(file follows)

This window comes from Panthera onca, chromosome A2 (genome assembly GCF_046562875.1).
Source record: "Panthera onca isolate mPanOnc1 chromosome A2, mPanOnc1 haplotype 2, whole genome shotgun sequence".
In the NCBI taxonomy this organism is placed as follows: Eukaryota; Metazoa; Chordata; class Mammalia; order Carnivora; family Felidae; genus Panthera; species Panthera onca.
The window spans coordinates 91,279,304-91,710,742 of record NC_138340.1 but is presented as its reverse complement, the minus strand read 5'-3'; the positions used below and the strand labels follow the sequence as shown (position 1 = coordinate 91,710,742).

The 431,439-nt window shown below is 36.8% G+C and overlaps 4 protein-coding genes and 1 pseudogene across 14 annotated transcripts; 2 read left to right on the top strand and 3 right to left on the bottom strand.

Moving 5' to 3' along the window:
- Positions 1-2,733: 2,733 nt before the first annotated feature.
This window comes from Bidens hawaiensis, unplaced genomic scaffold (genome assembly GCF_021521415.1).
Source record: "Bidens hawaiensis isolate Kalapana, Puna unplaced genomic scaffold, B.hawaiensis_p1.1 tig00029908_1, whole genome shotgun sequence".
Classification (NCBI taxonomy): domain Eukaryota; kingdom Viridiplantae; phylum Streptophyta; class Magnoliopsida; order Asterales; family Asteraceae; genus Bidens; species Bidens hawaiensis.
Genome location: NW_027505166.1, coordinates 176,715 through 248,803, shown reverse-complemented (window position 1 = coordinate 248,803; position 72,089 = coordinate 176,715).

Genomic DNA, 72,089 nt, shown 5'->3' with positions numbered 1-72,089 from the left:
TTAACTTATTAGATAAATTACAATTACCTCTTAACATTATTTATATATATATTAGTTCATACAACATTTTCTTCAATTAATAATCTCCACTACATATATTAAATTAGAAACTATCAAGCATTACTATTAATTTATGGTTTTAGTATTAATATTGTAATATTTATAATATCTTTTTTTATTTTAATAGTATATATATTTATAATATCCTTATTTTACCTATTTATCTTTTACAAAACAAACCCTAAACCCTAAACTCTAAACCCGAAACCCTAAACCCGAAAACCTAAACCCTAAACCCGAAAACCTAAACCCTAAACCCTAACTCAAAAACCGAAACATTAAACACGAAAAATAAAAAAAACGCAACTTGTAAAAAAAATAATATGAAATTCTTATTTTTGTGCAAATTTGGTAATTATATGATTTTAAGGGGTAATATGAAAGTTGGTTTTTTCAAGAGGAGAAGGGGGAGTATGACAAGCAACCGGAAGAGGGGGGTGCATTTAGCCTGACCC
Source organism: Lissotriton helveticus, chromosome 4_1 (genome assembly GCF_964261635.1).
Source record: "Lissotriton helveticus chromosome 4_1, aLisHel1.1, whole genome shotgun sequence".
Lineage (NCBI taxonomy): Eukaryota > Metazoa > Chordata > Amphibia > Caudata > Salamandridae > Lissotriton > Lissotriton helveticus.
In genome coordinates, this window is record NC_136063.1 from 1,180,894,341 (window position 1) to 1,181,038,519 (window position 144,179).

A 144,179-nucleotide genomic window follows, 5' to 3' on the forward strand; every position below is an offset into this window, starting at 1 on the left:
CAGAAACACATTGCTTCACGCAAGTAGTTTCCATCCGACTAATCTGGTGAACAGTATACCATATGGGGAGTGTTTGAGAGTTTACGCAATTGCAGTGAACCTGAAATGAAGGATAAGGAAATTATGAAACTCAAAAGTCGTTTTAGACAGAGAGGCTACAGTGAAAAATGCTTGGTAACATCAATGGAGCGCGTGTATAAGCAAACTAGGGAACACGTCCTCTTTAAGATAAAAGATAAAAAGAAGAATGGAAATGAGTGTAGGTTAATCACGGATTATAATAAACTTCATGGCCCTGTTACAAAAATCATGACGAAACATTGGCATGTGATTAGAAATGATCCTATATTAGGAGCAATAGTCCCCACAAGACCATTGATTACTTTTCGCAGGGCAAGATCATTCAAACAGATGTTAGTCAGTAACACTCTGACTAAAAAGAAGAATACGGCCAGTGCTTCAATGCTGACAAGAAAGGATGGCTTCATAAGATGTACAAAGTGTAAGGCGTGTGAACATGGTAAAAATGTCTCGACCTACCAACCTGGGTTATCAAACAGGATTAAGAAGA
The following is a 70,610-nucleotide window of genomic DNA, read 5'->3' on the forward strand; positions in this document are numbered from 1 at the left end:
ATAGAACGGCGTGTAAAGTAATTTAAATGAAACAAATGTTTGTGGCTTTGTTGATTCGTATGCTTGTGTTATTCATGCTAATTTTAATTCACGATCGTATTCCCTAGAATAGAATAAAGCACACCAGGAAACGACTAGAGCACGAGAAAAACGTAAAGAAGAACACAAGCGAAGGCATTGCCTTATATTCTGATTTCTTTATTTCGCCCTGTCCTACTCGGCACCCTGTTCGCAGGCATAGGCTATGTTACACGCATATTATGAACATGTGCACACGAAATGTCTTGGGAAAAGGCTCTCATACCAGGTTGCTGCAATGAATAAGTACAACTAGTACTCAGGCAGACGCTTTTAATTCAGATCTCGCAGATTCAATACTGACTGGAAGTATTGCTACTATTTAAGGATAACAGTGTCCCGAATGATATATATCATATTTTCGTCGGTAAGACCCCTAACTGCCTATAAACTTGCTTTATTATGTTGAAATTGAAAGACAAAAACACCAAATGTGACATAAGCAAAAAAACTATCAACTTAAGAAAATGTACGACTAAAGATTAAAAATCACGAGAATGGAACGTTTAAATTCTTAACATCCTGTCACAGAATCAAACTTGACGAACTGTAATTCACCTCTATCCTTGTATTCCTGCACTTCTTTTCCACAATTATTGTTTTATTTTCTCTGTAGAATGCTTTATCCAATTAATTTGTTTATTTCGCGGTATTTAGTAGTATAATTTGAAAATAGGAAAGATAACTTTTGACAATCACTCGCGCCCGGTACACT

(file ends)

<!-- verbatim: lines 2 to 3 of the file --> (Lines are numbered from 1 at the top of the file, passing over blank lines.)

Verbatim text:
Source record: "Panthera onca isolate mPanOnc1 chromosome A2, mPanOnc1 haplotype 2, whole genome shotgun sequence".
In the NCBI taxonomy this organism is placed as follows: Eukaryota; Metazoa; Chordata; class Mammalia; order Carnivora; family Felidae; genus Panthera; species Panthera onca.